To determine the ability of different punch trackers (PT) (Corner (CPT), Everlast (EPT), and Hykso (HPT)) to recognize specific punch types (lead and rear straight punches, lead and rear hooks, and lead and rear uppercuts) thrown by trained (TR, n = 10) and untrained punchers (UNTR, n = 11), subjects performed different punch combinations, and PT data were compared to data from video recordings to determine how well each PT recognized the punches that were actually thrown. Descriptive statistics and multilevel modelling were used to analyze the data. The CPT, EPT and HPT detected punches more accurately in TR than UNTR, evidenced by a lower percentage error in TR ( = 0.007). The CPT, EPT, and HPT detected straight punches better than uppercuts and hooks, with a lower percentage error for straight punches ( < 0.001). The recognition of punches with CPT and HPT depended on punch order, with earlier punches in a sequence recognized better. The same may or may not have occurred with EPT, but EPT does not allow for data to be exported, meaning the order of individual punches could not be analyzed. The CPT and HPT both seem to be viable options for tracking punch count and punch type in TR and UNTR.
View Article and Find Full Text PDF

Download full-text PDF

Source
http://dx.doi.org/10.3390/s21092968DOI Listing
http://www.ncbi.nlm.nih.gov/pmc/articles/PMC8123076PMC
April 2021

The effect of resistance training set configuration on strength and muscular performance adaptations in male powerlifters.

Sci Rep 2021 04 12;11(1):7844. Epub 2021 Apr 12.

Faculty of Physical Education and Sport, Charles University, Prague, Czechia.

The purpose of this study was to determine the effects of different set configurations on strength and muscular performance adaptations after an 8-week resistance training program. Twenty-four male powerlifters participated in this study and were randomly assigned to one of two resistance training groups: (1) cluster sets (CS: n = 8), (2), traditional sets (TS: n = 8), and a control group (CG: n = 8). All powerlifters were evaluated for thigh and arm circumference, upper and lower body impulsive activities, and 1 repetition maximum (1RM) in the back squat, bench press, and deadlift prior to and after the 8-week training intervention. After training, both the CS and TS groups increased arm and thigh circumferences and decreased body fat. The CS group resulted in greater increases in upper and lower body impulsive activities than the TS group, respectively. In addition, the CS and TS groups indicated similar changes in 1RM bench press, back squat, and deadlift following the 8 weeks training intervention. These results suggest that cluster sets induce adaptive changes that favor impulsive activities in powerlifters.
View Article and Find Full Text PDF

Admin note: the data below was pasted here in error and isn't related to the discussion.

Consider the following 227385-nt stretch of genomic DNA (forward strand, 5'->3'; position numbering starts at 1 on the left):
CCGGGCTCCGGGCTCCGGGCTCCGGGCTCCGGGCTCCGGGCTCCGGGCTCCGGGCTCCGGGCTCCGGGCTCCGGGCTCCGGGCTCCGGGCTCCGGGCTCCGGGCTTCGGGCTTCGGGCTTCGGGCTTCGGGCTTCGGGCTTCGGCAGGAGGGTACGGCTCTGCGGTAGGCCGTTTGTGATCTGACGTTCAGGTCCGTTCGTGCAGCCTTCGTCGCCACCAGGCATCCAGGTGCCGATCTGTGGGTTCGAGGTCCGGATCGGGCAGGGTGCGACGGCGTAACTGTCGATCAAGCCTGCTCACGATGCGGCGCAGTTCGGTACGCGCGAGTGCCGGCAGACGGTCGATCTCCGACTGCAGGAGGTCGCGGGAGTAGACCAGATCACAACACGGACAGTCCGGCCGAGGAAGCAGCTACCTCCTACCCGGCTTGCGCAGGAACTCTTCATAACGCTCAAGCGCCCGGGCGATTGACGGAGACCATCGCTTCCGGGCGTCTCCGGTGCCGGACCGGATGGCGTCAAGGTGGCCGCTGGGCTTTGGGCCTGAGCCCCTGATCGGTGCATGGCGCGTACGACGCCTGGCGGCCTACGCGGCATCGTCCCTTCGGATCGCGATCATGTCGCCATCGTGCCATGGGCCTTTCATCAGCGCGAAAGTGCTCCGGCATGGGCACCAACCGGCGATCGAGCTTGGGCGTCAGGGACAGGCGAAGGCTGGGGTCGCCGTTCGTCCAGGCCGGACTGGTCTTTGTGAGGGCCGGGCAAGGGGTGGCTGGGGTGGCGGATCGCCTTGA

Download full-text PDF

Source
http://dx.doi.org/10.1038/s41598-021-87372-yDOI Listing
http://www.ncbi.nlm.nih.gov/pmc/articles/PMC8041766PMC
April 2021

The effects of different doses of caffeine on maximal strength and strength-endurance in women habituated to caffeine.

J Int Soc Sports Nutr 2021 Mar 30;18(1):25. Epub 2021 Mar 30.

Centre for Sport Studies, Rey Juan Carlos University, Fuenlabrada, Spain.

Purpose: The main goal of this study was to assess the acute effects of 3 and 6 mg of caffeine intake per kg of body mass (b.m.) on maximal strength and strength-endurance in women habituated to caffeine.

Methods: Twenty-one healthy resistance-trained female students (23.0 ± 0.9 years, body mass: 59.0 ± 6.6 kg), with a daily caffeine intake of 5.8 ± 2.6 mg/kg/b.m. participated in a randomized, crossover, double-blind design. Each participant performed three experimental sessions after ingesting either a placebo (PLAC) or 3 mg/kg/b.m. (CAF-3) and 6 mg/kg/b.m. (CAF-6) of caffeine. In each experimental session, the participants underwent a 1RM test and a strength-endurance test at 50 %1RM in the bench press exercise. Maximal load was measured in the 1RM test and the time under tension, number of preformed repetitions, power output and bar velocity were registered in the strength-endurance test.

Results: The one-way ANOVA showed a main effect of caffeine on 1RM bench press performance (F = 14.74; p < 0.01). In comparison to the PLAC (40.48 ± 9.21 kg), CAF-3 (41.68 ± 8.98 kg; p = 0.01) and CAF-6 (42.98 ± 8.79 kg; p < 0.01) increased 1RM bench press test results. There was also a significant increase in 1RM for CAF-6 when compared to CAF-3 (p < 0.01). There was a main effect of caffeine on time under tension during the strength-endurance test (F = 13.09; p < 0.01). In comparison to the PLAC (53.52 ± 11.44 s), CAF-6 (61.76 ± 15.39 s; p < 0.01) significantly increased the time under tension during the maximal strength-endurance test.